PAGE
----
Book Review: Consider Phlebas by Iain M Banks

Consider Phlebas Consider Phlebas by Iain M. Banks
My rating: 7 of 10 stars

This book took me one year to read. I was not impressed in the beginning or the middle for that matter. The end did improve stands but not so much that I want to read the second book. Let us see what the future holds.

This book deals mainly with a war between two empires if you want. Two points of view of the author. Horza view of the culture: "But the Culture, that seemingly disunited, anarchic, hedonist, decadent mélange of more or less human species..." - Or has he said after - Commnunist Utopia. In the other end (You've got the Ildrans the religious fanatics.

Horza, a changer.
"A Changer was a threat to anybody who ruled by force, either of will or of arms. Their was also a degree of human-basic revulsion reserved for Horza's species. Not only were they much altered from their original genetic stock, they were a threat to identity, a challenge to the individualism even of those they were never likely to impersonate. It had nothing to do with souls or physical or spiritual possession...

" was, as the Idirans well understood, the behaviouristic copying of another which revolted. Individuality, the thing most human held more precious than anything else about themselves, was somehow cheapened by the ease with which a changer could ignore it as a limitation and use it as a disguise."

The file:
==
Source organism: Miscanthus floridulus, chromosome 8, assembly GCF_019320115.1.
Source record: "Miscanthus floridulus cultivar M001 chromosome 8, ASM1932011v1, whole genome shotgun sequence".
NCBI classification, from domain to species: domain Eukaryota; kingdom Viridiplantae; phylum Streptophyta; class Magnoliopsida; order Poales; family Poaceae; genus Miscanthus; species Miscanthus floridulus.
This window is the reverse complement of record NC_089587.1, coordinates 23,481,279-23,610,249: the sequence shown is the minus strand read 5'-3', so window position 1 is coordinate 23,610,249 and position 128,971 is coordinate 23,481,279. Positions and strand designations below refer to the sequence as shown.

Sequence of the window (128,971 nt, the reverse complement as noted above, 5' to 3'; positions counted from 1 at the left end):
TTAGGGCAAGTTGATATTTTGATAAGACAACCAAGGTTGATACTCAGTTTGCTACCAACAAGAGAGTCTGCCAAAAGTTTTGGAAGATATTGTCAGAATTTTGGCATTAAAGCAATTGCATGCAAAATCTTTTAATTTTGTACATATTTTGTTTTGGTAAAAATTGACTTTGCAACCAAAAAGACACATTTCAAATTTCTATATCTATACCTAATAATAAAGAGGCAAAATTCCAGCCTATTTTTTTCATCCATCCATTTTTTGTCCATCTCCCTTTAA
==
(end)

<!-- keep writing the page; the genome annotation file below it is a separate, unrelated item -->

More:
My main problem was the politics. Some british writers are communists. Ken MacLeod, Iain Banks, Charles Stross, China Mieville to name a few. And My problem with them is that they try to teach us, common folk, a lesson on politics and why the left-wing is so great. Ken Macleod do that to an extent that I began reading two books and I stopped. I don't like preaching from left or right. I love to see left or right wing societies done but the author cannot be biases. That put's me of. I am sorry.

So, you've got Horza on a mission by the Idirans to salvage the ship's Culture Mind (AI) from a world that is blocked by the Idirans and the Culture. There he boards Clear Air Turbulance meets some people and uses them to his own end. We've got also spies, Balveda, who works for the Culture, you've got doom planets, the game of "Damage", cults and talking ships. It's very interesting.

One of the main out putters is some of the action leads to nowhere. In the other hand I really enjoyed the characterization and particularly the ending.

Looking back, as I write and remember the book, it was a good ride. If the book had less 100 pages and less left-wing ideals it would be great. Who knows when I shall read the second. For what I read it's better than the first.

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